After The Death Of The Mormon Church's President, What's Next For The Church?
MICHEL MARTIN, HOST:
Thomas Monson, the president of the Church of Jesus Christ of Latter Day Saints, the Mormon church, died this past Tuesday. He spent nearly a decade at the helm of the 16 million member church. Now, per church tradition, 93-year-old Russell Nelson will fill the vacancy. But we were wondering what this change could mean for the church, and could it signal any shifts in church policy? We called Matthew Bowman to talk about that. He's Professor of History at Henderson State University and author of "The Mormon People: The Making Of An American Faith." He was kind enough to join us in our studios in Washington, D.C. Professor Bowman, thanks so much for joining us.
MATTHEW BOWMAN: Thank you for having me.
MARTIN: First of all, would you just tell us about the office itself? I mean, the president also has another title, which I'm going to ask you to tell us what it means.
BOWMAN: Sure. So his official title is president of the churches of Christ of Latter Day Saints or presiding high priest of the priesthood of the church, but he's also sustained by the membership of the church as a prophet. That is somebody whom God will speak to. That is not actually an ecclesiastical office. He is not ordained to that office the same way, say, the pope is. But it is an office and he is accepted by the members of the church's holding.
MARTIN: Well, could you tell us a bit more about what distinguished Thomas Monson's tenure? And is there some way you could point to that Russell Nelson might either continue it or change it?
BOWMAN: Sure. Thomas Monson was president of the church for nearly 10 years, but he had been in church leadership as an apostle for 50 years before that. He was known for a long, long time as someone who really emphasized the importance of service. It's under his tenure, for instance, the church led in a massive effort to aid refugees from Syria. He added care for the poor and needy to the official mission of the church as something that should be done.
His tenure has also, though - was also very marked by disputes in the church, especially over issues of gender. One of the first things that happened after he became president of the church was that the church got involved in California's Proposition 8 in an effort to make same-sex marriage illegal in California. Since then, there have been other such disputes, especially over women's issues as well.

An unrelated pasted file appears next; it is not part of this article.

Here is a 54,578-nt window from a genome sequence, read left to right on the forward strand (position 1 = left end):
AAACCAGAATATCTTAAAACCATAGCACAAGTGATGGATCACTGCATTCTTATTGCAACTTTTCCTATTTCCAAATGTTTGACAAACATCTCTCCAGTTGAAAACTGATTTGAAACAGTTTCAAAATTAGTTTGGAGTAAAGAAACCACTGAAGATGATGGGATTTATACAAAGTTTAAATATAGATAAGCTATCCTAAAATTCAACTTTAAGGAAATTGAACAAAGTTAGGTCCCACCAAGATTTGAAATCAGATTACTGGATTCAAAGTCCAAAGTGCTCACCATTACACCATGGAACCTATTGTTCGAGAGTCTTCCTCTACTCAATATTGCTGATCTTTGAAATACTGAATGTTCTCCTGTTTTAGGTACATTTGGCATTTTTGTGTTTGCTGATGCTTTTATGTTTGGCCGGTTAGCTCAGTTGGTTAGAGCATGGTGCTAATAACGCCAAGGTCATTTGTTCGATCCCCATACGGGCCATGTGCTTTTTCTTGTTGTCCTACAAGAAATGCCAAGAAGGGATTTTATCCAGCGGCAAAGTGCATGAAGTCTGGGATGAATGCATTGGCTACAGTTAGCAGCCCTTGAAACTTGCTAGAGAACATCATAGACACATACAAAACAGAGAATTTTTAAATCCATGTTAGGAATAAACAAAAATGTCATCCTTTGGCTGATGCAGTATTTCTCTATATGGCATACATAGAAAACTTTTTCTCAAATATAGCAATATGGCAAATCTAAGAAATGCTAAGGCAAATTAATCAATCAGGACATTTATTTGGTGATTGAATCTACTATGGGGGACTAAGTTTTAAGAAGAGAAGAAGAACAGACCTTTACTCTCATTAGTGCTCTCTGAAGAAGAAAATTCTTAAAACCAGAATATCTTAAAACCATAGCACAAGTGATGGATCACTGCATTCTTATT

MARTIN: But isn't it also true that under his leadership the age that women could go on mission was lowered to 19, I believe?
MARTIN: And that is what allows more women to go on mission. Isn't that - was that seen as a liberal move?
BOWMAN: Yes, absolutely. Well, and one that will probably bring more women involved into church leadership.
MARTIN: So tell us about the expected new president, Russell Nelson.
BOWMAN: Nelson interred church leadership relatively late. He was a heart surgeon before he joined the highest ranks of church leadership. Nelson has recently given talks in the church's conference encouraging women to get more involved in the church, encouraging male leaders to listen more to women. But he also recently spoke out in defense of a policy enacted in November of 2015 in which the church made up policy that same-sex couples who got married would be excommunicated and their children cannot be baptized until age 18, until they were legally and adults. Nelson has been the most visible defender of that policy.
MARTIN: So are there specific things, specific to the Mormon church, that he's got to confront?
BOWMAN: Sure. Well, one that we haven't mentioned yet is the continued transformation of the church. The majority of Mormons actually do not live in the United States. Some live outside the United States, predominantly in Latin America and in Africa. Activity rates, participation in the church in those areas has been rather low. And there are a lot of reasons for that, but one commonly assumed is that the culture of the church, the policies of the church are very much marked by the American West and the culture of kind of the middle class in the United States. And one thing that Nelson will have to do is to think harder about that.
MARTIN: That's Matthew Bowman. He's a professor of history at Henderson State University. Professor Bowman, thank you so much for speaking to us.
BOWMAN: Thank you for having me.
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